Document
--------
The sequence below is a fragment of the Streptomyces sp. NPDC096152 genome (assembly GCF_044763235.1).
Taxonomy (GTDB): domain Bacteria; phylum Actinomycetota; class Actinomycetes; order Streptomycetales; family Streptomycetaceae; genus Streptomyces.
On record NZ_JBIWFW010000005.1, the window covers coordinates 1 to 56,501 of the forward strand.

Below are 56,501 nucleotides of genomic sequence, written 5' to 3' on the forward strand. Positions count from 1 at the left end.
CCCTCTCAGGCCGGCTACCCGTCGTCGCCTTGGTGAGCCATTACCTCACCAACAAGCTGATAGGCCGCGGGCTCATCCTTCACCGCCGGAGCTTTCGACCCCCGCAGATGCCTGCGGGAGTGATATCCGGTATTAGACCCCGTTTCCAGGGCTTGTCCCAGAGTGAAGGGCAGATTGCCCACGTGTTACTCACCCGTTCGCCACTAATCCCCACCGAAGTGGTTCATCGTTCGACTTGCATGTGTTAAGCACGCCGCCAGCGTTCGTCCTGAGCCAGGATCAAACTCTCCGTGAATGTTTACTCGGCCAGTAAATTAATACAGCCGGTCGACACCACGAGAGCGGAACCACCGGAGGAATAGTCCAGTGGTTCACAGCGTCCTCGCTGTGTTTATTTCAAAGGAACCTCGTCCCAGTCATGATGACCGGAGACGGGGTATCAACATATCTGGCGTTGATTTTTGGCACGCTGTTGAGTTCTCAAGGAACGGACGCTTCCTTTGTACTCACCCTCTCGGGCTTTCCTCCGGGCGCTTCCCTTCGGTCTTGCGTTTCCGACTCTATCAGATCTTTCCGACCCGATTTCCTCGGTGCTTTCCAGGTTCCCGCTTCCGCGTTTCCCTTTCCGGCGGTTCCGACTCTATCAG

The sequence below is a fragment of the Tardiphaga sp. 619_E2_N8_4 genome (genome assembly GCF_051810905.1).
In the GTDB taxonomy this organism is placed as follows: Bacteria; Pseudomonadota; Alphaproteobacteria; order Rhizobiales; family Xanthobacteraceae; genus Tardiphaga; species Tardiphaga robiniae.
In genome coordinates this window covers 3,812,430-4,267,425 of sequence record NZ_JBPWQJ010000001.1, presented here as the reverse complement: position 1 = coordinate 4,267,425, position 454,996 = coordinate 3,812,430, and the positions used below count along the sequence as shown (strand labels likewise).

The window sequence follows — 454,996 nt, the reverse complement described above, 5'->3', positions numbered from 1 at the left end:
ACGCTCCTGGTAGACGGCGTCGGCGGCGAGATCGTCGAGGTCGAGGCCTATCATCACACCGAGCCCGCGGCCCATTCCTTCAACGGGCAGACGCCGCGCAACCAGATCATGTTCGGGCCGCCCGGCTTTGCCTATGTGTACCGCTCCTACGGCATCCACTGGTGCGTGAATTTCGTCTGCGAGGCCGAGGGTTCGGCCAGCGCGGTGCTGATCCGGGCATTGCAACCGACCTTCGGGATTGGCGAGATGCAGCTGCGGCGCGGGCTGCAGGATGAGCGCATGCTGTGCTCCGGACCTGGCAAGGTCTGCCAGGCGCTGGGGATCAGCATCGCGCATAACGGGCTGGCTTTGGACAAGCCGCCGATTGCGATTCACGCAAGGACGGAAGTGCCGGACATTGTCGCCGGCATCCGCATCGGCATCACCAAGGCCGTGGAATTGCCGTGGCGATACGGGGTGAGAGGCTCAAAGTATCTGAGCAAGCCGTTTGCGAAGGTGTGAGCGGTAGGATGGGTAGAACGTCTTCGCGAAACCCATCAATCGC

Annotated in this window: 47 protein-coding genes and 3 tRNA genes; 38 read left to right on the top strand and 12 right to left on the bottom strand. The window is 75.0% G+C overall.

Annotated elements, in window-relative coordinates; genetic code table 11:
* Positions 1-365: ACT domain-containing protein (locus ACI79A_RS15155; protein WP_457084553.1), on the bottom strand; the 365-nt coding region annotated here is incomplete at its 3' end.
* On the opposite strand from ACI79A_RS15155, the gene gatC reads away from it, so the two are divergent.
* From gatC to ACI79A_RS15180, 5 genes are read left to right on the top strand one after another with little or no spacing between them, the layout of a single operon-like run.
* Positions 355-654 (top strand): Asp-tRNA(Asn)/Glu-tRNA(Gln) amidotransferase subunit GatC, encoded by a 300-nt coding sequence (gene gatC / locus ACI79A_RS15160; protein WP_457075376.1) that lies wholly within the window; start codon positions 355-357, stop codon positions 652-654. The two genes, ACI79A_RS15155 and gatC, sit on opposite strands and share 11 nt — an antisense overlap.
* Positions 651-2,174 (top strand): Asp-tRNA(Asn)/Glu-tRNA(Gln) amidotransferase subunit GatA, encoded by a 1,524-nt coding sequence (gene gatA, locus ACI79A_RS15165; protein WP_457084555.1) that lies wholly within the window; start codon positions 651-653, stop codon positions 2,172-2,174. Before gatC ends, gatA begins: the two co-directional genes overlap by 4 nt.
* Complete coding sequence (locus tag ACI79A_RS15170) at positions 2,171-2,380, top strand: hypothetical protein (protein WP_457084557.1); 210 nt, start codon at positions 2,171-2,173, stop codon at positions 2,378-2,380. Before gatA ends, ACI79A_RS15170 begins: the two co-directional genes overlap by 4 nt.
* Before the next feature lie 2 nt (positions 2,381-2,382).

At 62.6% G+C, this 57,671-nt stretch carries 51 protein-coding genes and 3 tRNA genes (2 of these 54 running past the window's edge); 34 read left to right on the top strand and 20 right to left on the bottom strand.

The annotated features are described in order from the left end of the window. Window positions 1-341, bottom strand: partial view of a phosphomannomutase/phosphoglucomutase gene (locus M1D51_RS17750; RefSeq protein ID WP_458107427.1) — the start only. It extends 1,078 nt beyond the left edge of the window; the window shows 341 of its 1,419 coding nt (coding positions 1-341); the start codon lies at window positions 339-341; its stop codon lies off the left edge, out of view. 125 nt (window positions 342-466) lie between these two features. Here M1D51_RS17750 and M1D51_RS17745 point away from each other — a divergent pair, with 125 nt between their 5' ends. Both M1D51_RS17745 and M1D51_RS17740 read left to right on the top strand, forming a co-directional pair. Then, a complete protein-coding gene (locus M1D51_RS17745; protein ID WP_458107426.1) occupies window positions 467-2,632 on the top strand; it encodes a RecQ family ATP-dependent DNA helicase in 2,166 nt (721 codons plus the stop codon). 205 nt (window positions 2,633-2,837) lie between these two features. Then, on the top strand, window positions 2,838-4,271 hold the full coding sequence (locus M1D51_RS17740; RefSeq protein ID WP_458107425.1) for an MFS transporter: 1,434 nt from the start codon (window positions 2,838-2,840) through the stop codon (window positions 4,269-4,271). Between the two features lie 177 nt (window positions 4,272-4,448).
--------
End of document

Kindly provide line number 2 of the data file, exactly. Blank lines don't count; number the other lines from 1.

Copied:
Taxonomy (GTDB): domain Bacteria; phylum Actinomycetota; class Actinomycetes; order Streptomycetales; family Streptomycetaceae; genus Streptomyces.